Hosting My First Thanksgiving Dinner

I hosted my first Thanksgiving dinner this year, and I have to admit that it was a success! I was a little nervous being the hostess leading up to Turkey Day, but I embraced the symbolic passing of the carving knife from my mother to me, and began planning.

I’ve always described myself as a planner and I love hosting family and friends in my home. Prior to this event, I’ve typically made lists a few days or even a week in advance, but with the pressure of hosting Thanksgiving and the decisions in front me (Yams or Sweet Potatoes? Apple or Pumpkin Pie?), I made an effort to take my planning and preparation to a new level. In the days leading up to Turkey Day, I realized something very important, regardless of what you’re serving, one thing’s for sure, if you plan everything in advance, the big day will be smooth and stress-free.

Everyone recommends (family, friends, Ina and Giada) doing as much food prep as you can in advance. This is certainly the ideal, however as a working girl, this isn’t always feasible. For example, I read that pie dough can be made up to three days in advance of baking. Unfortunately, my dough did not get made until the day before my big dinner. Although only one day in advance, it certainly helped to have some things checked off on Thanksgiving-Eve.

The most important thing I learned from hosting my first Thanksgiving dinner was to create a timeline. Creating a timeline not only minimizes personal stress but it can maximize how enjoyable your event is (to both you and your guests)….Here is my timeline from Turkey Day!

Three Weeks Before
Gather ideas for Thanksgiving dinner.
Start reading blogs and perusing cookbooks. I also suggest ordering a book that was recommended to me by a dear friend: Thanksgiving by Sam Sifton. This book was a lifesaver—it walked me through everything I needed to know about pulling off my first Thanksgiving dinner without a hitch.

Two Weeks Before
Plan a menu.
I have a recipe binder and collect recipes throughout the year. I try to categorize them as I add them, so as to eliminate excessive leafing through recipes as I plan my menu. For Thanksgiving, I found the recipes that sounded more delicious and festive.

Order a turkey. I decided on a fresh, heritage bird and placed the order to be picked up Wednesday morning.

One Week Before
Get organized by making lots of lists.
Make a grocery list and arrange the ingredients on the list by their location in the store. If you are shopping a multiple stores (like me), make a list for each store.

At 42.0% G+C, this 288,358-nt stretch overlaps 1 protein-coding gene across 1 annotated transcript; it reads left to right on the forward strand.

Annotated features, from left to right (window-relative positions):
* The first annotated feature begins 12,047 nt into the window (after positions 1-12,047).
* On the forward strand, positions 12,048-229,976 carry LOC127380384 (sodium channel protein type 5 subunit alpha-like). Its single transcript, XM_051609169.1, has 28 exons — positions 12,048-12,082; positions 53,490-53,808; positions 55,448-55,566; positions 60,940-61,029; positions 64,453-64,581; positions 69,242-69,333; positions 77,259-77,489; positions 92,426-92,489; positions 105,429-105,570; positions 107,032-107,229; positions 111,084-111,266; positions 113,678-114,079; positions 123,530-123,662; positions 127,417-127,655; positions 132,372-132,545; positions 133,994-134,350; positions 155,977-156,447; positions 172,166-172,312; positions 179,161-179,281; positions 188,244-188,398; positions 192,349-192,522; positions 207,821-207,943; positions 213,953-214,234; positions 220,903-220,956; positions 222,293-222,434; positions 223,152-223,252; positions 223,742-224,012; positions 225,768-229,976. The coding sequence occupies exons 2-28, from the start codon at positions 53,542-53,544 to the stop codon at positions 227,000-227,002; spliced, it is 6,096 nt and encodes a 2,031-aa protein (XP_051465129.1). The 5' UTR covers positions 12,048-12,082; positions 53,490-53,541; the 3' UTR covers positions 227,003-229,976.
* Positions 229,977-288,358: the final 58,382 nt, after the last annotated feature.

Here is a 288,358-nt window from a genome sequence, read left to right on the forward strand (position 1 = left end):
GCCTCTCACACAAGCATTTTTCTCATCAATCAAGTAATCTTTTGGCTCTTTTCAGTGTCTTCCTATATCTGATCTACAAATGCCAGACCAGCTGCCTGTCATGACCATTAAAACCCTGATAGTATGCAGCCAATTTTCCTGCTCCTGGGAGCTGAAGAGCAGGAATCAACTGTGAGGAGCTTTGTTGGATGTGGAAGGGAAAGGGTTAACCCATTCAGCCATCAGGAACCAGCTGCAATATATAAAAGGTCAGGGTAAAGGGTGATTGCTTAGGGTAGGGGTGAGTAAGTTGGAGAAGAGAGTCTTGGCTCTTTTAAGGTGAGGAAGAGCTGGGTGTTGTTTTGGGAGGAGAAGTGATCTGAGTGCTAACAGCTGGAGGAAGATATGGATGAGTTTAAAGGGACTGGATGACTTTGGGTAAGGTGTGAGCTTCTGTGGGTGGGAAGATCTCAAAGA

Plan a table setting. This is the perfect time to pull out special family pieces and add festive touches of your own. Make sure that your tablecloth and napkins are clean. If you are planning for a large group, I suggest making place cards—assigned seating may stimulate conversation among your guests.

Prepare your kitchen. Clean out your refrigerator and pantry to make room for the groceries and the turkey. Also, take stock of your kitchen tools and tableware to make sure that you have all that is needed.

Make a cooking plan and timeline. Figure out what dishes need to go into the oven and at what temperature. Planning the timeline was the trickiest part for me. I suggest working backwards, starting from the time you plan serve dinner.

The Sunday Before
Purchase the groceries.
Prepare yourself for the madhouse that grocery stores will be and remind yourself to breath when fighting for a parking spot. Remember that Thanksgiving is a time to be thankful.

Take out serving dishes. Now is the time to bring out those special, rarely used pieces. Write the name of each dish on a post-it and place it inside the serving vessel.

The Day Before
Cook in advance.
I know that the “day before” is not advance for many, but for the full-time working girl, it is for me. Make pie dough, make cranberry sauce, and chop vegetables (place in plastic bowls and cover with plastic wrap or lids and refrigerate.

Pick up the turkey. If you are cooking a fresh turkey, pick it up from the market. While there, shop for remaining groceries and any last minute items. Don’t forget to get the makings for turkey sandwiches for the next day!

Set the table.

Thanksgiving Day
Prep the turkey.
Remove the turkey from the fridge in the morning, so it has time to come to room temperature. Put your herbs and spices aside so that they are easily accessible.

Start cooking. Make the stuffing, sweet potatoes, green beans and complete the apple pie. While the turkey is resting (to be carved), make the gravy.

Chill the wine and cocktails.

Serve dinner. Give yourself a pat on the back and graciously accept compliments. Enjoy your meal and have a fabulous time!

Nov30_image1

Hosting Thanksgiving dinner this year was definitely a milestone for this hostess, and with the help of creating a timeline, I rocked it! Whether you’re hosting your family for a holiday dinner (Christmas will be here before you know it!) or a group of friends to celebrate a birthday, planning a timeline can be an effective way or organizing all aspects of hosting your event.

Here is a printable version of our Holiday Timeline – we hope it helps you plan your next event!

We hope you had a wonderful Thanksgiving holiday. Happy organizing!

2 thoughts on “Hosting My First Thanksgiving Dinner

  1. Pingback: Life Simplified: 5 Areas to Incorporate Lists | Triple Knots

Leave a Reply

Your email address will not be published. Required fields are marked *